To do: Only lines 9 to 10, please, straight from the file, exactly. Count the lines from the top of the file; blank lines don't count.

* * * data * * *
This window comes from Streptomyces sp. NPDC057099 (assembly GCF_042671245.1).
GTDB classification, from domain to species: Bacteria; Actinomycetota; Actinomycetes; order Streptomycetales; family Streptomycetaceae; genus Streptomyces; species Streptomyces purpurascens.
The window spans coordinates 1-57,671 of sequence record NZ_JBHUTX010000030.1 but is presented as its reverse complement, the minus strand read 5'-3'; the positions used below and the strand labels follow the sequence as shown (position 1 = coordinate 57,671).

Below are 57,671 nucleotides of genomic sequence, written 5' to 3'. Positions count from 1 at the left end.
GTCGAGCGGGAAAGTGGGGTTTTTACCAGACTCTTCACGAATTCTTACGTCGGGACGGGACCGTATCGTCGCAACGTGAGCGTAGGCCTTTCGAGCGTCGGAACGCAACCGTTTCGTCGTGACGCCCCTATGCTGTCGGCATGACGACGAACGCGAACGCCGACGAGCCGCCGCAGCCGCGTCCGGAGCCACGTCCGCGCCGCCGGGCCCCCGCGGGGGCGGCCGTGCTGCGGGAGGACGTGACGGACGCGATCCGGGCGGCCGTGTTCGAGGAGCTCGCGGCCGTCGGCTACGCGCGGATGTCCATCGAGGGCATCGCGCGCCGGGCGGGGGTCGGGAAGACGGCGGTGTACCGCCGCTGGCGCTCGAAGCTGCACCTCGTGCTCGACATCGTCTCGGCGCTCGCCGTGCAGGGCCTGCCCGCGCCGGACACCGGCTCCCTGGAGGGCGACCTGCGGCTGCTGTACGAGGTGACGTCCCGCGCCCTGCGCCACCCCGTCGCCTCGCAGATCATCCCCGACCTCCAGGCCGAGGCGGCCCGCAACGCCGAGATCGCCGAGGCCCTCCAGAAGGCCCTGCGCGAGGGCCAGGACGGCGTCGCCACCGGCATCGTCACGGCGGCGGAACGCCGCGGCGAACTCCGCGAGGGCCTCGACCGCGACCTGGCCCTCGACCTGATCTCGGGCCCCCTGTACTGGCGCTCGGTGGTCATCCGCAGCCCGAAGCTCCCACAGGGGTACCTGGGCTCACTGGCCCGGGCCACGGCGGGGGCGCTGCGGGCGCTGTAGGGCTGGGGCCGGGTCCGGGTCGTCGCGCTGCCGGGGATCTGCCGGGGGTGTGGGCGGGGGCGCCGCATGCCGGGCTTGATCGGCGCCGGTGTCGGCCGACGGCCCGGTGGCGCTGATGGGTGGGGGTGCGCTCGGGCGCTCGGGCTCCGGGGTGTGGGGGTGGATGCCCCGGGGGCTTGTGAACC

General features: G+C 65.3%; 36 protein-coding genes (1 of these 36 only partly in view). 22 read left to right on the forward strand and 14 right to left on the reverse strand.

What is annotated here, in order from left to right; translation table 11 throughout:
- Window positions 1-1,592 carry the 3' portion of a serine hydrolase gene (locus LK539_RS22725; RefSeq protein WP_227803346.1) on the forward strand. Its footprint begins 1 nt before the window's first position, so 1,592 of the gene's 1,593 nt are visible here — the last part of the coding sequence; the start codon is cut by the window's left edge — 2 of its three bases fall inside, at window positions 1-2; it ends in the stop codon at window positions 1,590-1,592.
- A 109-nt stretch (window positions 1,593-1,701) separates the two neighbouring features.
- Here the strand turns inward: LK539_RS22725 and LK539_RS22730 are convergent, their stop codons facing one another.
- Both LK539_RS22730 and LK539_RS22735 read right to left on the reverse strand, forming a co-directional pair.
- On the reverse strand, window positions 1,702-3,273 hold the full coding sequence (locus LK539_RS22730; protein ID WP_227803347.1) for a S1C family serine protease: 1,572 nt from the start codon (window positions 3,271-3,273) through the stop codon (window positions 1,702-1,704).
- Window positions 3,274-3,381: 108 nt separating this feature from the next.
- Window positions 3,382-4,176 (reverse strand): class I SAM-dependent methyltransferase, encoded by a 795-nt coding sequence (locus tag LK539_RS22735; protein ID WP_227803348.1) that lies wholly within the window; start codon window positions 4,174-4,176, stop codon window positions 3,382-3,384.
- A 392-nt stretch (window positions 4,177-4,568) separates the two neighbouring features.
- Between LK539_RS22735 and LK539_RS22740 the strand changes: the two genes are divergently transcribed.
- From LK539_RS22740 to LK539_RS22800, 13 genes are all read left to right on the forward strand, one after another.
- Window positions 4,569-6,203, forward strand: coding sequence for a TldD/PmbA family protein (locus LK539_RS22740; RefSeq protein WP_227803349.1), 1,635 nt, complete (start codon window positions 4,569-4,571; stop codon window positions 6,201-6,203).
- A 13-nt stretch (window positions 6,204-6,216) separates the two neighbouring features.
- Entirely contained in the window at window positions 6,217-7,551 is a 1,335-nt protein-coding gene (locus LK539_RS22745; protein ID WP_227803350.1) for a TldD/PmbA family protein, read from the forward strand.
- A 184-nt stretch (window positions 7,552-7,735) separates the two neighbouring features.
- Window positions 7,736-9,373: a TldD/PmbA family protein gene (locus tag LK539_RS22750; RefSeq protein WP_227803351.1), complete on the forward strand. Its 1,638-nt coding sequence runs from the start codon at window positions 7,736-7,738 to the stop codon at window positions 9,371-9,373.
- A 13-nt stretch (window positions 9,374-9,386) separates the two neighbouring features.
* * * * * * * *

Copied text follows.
- A 109-nt stretch (window positions 1,593-1,701) separates the two neighbouring features.
- Here the strand turns inward: LK539_RS22725 and LK539_RS22730 are convergent, their stop codons facing one another.